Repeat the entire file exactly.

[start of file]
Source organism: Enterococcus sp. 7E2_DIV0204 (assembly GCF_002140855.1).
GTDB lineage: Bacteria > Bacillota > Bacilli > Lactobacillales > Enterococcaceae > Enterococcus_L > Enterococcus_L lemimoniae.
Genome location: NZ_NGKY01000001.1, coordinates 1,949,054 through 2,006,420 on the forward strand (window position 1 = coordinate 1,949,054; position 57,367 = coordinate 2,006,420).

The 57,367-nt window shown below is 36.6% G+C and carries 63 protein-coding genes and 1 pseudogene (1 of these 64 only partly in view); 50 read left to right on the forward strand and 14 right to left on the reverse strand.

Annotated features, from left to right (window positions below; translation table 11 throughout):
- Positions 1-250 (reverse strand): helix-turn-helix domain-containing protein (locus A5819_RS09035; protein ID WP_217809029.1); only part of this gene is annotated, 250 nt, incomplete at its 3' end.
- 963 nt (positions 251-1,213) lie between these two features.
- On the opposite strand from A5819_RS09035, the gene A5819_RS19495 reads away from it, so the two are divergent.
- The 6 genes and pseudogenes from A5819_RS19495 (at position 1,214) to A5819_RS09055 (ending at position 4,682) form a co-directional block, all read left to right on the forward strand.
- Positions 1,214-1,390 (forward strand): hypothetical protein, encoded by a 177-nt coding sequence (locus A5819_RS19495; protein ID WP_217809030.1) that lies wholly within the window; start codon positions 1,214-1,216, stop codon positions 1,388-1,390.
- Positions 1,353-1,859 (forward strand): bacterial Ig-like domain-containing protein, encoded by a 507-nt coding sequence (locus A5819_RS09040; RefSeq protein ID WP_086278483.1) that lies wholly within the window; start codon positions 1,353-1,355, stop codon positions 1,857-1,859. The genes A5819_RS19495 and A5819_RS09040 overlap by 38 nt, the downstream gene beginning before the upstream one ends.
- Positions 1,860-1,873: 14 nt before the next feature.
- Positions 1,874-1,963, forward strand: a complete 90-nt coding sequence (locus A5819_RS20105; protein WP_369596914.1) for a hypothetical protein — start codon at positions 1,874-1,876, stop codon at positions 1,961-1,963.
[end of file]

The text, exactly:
Source organism: Enterococcus sp. 7E2_DIV0204 (assembly GCF_002140855.1).
GTDB lineage: Bacteria > Bacillota > Bacilli > Lactobacillales > Enterococcaceae > Enterococcus_L > Enterococcus_L lemimoniae.
Genome location: NZ_NGKY01000001.1, coordinates 1,949,054 through 2,006,420 on the forward strand (window position 1 = coordinate 1,949,054; position 57,367 = coordinate 2,006,420).

The 57,367-nt window shown below is 36.6% G+C and carries 63 protein-coding genes and 1 pseudogene (1 of these 64 only partly in view); 50 read left to right on the forward strand and 14 right to left on the reverse strand.

Annotated features, from left to right (window positions below; translation table 11 throughout):
- Positions 1-250 (reverse strand): helix-turn-helix domain-containing protein (locus A5819_RS09035; protein ID WP_217809029.1); only part of this gene is annotated, 250 nt, incomplete at its 3' end.
- 963 nt (positions 251-1,213) lie between these two features.
- On the opposite strand from A5819_RS09035, the gene A5819_RS19495 reads away from it, so the two are divergent.
- The 6 genes and pseudogenes from A5819_RS19495 (at position 1,214) to A5819_RS09055 (ending at position 4,682) form a co-directional block, all read left to right on the forward strand.
- Positions 1,214-1,390 (forward strand): hypothetical protein, encoded by a 177-nt coding sequence (locus A5819_RS19495; protein ID WP_217809030.1) that lies wholly within the window; start codon positions 1,214-1,216, stop codon positions 1,388-1,390.
- Positions 1,353-1,859 (forward strand): bacterial Ig-like domain-containing protein, encoded by a 507-nt coding sequence (locus A5819_RS09040; RefSeq protein ID WP_086278483.1) that lies wholly within the window; start codon positions 1,353-1,355, stop codon positions 1,857-1,859. The genes A5819_RS19495 and A5819_RS09040 overlap by 38 nt, the downstream gene beginning before the upstream one ends.
- Positions 1,860-1,873: 14 nt before the next feature.
- Positions 1,874-1,963, forward strand: a complete 90-nt coding sequence (locus A5819_RS20105; protein WP_369596914.1) for a hypothetical protein — start codon at positions 1,874-1,876, stop codon at positions 1,961-1,963.